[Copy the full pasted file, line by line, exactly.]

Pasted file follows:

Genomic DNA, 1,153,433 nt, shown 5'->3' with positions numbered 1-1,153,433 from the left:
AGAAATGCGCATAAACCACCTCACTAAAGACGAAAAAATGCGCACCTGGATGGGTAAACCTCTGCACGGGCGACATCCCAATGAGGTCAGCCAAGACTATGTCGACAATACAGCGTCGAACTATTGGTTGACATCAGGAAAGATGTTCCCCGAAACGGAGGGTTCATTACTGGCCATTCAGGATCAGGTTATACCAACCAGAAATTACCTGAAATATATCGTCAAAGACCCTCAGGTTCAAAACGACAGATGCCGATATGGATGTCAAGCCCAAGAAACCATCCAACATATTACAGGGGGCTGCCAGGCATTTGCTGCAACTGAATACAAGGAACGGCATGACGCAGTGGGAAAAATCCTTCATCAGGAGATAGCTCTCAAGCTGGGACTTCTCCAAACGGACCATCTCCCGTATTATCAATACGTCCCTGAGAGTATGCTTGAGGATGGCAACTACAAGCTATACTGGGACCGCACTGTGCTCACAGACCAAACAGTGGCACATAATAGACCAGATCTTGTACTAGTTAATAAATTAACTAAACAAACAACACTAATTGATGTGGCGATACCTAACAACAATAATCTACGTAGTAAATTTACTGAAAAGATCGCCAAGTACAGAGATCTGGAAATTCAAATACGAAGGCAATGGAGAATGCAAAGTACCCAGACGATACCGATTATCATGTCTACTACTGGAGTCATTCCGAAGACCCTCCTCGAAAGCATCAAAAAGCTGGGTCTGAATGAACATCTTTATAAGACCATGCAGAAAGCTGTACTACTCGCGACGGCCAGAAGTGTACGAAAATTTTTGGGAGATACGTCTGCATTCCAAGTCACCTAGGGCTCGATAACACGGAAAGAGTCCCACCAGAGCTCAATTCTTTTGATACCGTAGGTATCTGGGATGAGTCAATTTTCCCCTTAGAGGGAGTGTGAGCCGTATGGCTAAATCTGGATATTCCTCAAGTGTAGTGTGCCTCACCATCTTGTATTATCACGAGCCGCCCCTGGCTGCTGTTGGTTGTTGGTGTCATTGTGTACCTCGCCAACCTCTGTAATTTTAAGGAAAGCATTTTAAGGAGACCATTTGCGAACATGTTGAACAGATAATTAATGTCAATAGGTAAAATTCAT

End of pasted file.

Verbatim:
Genomic DNA, 1,153,433 nt, shown 5'->3' with positions numbered 1-1,153,433 from the left:
AGAAATGCGCATAAACCACCTCACTAAAGACGAAAAAATGCGCACCTGGATGGGTAAACCTCTGCACGGGCGACATCCCAATGAGGTCAGCCAAGACTATGTCGACAATACAGCGTCGAACTATTGGTTGACATCAGGAAAGATGTTCCCCGAAACGGAGGGTTCATTACTGGCCATTCAGGATCAGGTTATACCAACCAGAAATTACCTGAAATATATCGTCAAAGACCCTCAGGTTCAAAACGACAGATGCCGATATGGATGTCAAGCCCAAGAAACCATCCAACATATTACAGGGGGCTGCCAGGCATTTGCTGCAACTGAATACAAGGAACGGCATGACGCAGTGGGAAAAATCCTTCATCAGGAGATAGCTCTCAAGCTGGGACTTCTCCAAACGGACCATCTCCCGTATTATCAATACGTCCCTGAGAGTATGCTTGAGGATGGCAACTACAAGCTATACTGGGACCGCACTGTGCTCACAGACCAAACAGTGGCACATAATAGACCAGATCTTGTACTAGTTAATAAATTAACTAAACAAACAACACTAATTGATGTGGCGATACCTAACAACAATAATCTACGTAGTAAATTTACTGAAAAGATCGCCAAGTACAGAGATCTGGAAATTCAAATACGAAGGCAATGGAGAATGCAAAGTACCCAGACGATACCGATTATCATGTCTACTACTGGAGTCATTCCGAAGACCCTCCTCGAAAGCATCAAAAAGCTGGGTCTGAATGAACATCTTTATAAGACCATGCAGAAAGCTGTACTACTCGCGACGGCCAGAAGTGTACGAAAATTTTTGGGAGATACGTCTGCATTCCAAGTCACCTAGGGCTCGATAACACGGAAAGAGTCCCACCAGAGCTCAATTCTTTTGATACCGTAGGTATCTGGGATGAGTCAATTTTCCCCTTAGAGGGAGTGTGAGCCGTATGGCTAAATCTGGATATTCCTCAAGTGTAGTGTGCCTCACCATCTTGTATTATCACGAGCCGCCCCTGGCTGCTGTTGGTTGTTGGTGTCATTGTGTACCTCGCCAACCTCTGTAATTTTAAGGAAAGCATTTTAAGGAGACCATTTGCGAACATGTTGAACAGATAATTAATGTCAATAGGTAAAATTCAT